A number of cryptocurrency exchanges have favored dispersed workforces since their launch. In an industry defined by the ideals of decentralization, companies like Binance and Kraken say they have been implementing this playbook for years: Most of their employees already work remotely.
And while firms around the world scramble to develop protocols for what is increasingly likely to become a pandemic, and as capital markets plummet on global investors’ fears the worst of the coronavirus outbreak is yet to come, these exchanges say they are going about business as usual.
They don’t need to shut their headquarters; they don’t have headquarters
“The Binance team works in a decentralized way, with team members scattering in different countries and regions,” said Binance representative Cecilia Zhang.
Her exchange is notably fluid when it comes to geography. It’s not always clear where Binance is based or if it even has a “headquarters,” in the office park sense. For the last few years Binance had claimed an HQ in Malta, but just last week the Maltese regulator declared that the so-called blockchain island never had a regulated or registered Binance exchange.
Lacking a headquarters becomes an asset, however, when an inexplicable act-of-god-like event such as an epidemic comes to town. Binance’s Zhang claimed the exchange has “not been impacted by the coronavirus outbreak.” Its employees have been working remotely and in clusters for over two years.
“Kraken's global collapse and pandemic survival strategy has been in place since our founding in 2011. Our remote-first, decentralized team of 800+ is thriving right now. Join us,” the firm said.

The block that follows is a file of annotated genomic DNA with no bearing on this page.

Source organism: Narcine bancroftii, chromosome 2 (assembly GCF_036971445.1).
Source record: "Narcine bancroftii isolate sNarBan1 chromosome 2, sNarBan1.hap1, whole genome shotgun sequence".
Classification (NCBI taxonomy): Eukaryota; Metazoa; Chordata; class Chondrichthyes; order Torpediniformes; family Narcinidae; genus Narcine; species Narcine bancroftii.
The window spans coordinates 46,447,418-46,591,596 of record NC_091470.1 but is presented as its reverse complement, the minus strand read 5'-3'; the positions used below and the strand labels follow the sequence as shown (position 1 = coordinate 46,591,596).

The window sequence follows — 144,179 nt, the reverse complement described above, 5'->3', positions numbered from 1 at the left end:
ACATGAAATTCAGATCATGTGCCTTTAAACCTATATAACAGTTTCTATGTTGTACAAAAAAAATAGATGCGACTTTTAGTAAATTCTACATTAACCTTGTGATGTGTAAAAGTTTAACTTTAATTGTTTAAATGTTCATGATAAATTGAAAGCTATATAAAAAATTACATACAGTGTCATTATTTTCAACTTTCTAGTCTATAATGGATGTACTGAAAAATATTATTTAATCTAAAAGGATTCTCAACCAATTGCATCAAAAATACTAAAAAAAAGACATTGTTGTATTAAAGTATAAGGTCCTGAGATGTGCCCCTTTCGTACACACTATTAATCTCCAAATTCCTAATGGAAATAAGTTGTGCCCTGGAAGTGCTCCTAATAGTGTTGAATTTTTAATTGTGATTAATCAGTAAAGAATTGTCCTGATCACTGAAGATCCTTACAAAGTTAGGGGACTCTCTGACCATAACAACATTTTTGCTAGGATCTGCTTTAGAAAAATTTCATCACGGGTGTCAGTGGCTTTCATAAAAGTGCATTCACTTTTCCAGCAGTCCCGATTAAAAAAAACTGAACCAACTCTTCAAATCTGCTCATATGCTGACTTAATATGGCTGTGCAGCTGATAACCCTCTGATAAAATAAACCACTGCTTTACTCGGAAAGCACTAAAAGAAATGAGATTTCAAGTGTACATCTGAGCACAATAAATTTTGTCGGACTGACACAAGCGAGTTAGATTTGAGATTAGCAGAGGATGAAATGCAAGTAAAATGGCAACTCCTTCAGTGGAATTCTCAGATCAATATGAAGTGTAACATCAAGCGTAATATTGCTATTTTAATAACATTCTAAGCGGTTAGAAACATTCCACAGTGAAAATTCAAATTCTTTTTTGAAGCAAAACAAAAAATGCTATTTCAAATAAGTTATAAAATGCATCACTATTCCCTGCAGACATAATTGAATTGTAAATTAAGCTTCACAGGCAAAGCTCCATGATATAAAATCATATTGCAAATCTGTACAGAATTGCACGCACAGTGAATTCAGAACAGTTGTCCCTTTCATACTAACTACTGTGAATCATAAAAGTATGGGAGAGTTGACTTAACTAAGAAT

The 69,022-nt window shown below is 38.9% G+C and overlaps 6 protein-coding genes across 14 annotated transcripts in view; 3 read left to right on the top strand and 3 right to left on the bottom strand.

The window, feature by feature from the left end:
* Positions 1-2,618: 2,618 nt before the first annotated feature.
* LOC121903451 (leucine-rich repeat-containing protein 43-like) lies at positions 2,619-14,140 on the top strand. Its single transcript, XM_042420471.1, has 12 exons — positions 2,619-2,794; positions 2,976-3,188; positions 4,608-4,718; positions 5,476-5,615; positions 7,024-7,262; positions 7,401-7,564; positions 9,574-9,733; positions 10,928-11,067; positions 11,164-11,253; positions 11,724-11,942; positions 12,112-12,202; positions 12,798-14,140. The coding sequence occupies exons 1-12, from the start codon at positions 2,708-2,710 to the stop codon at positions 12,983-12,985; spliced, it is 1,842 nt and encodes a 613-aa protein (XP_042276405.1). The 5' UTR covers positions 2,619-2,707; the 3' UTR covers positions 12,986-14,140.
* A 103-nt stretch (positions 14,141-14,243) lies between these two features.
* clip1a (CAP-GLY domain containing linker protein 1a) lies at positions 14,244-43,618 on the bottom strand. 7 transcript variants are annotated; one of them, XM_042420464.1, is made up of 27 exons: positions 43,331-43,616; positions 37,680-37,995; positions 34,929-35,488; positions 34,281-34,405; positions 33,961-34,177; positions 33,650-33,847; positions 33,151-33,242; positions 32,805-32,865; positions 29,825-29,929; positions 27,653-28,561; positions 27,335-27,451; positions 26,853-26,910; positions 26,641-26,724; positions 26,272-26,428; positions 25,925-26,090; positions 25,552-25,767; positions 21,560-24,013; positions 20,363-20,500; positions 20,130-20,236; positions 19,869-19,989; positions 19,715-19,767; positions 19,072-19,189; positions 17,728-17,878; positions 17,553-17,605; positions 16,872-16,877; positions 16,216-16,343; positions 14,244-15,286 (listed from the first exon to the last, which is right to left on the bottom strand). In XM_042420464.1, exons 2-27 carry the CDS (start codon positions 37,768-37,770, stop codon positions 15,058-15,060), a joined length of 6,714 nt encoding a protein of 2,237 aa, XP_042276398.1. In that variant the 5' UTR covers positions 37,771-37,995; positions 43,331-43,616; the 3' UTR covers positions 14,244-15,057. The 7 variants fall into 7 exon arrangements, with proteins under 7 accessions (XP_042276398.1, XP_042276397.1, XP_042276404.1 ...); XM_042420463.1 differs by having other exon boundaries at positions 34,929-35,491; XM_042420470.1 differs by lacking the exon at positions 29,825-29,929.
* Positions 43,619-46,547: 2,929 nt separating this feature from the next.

At peer-to-peer bitcoin exchange Hodl Hodl, which says it has no head office, "we don't prepare ourselves actually," said CEO Max Keidun. "Since day one we've been fully distributed and remote."
Not every crypto company has that option. Many remain tied to headquarters and have in recent days rushed to create policies around what could happen if and when coronavirus reaches them.
Coinbase has become the highest-profile company to list a contingency plan, outlining a four-part process where it would shutter offices and have employees work remotely depending on if and how an outbreak might progress in areas where employees live and work.
In China, where the outbreak began, exchanges and blockchain firms have had to cancel networking events, encourage employees to work remotely and delay tech upgrades.
Global Currency Organization (GCO), based in California, is on high alert since a reported case of coronavirus in Sacramento, said David Steinrueck, a representative. The team, which is developing a stablecoin, or cryptocurrency backed by U.S. dollars, is ready to disperse as soon as coronavirus reaches the San Francisco area.
“We are being cautious and actively preparing to move to work from home as soon as that becomes necessary. It certainly seems like it could get worse before it gets better, so we are trying to stay ahead of it and focus on our safety above all,” Steinrueck said.
GCO has canceled all trips to the Asia-Pacific region “until further notice” and limited even domestic travel, he said.
The blockchain sleuthing firm Chainalysis has similarly nixed all “non-essential” travel outside the U.S., according to spokesperson Maddie Kennedy. The firm has hubs in New York and London, but for the next four weeks, no employees working there will be traveling through the Asia-Pacific area, Europe, the U.K. or Ireland.
Chainalysis already had a pandemic response plan, though. It’s in the process of updating it for COVID-19.
“We're keeping a close eye on it,” Kennedy said.
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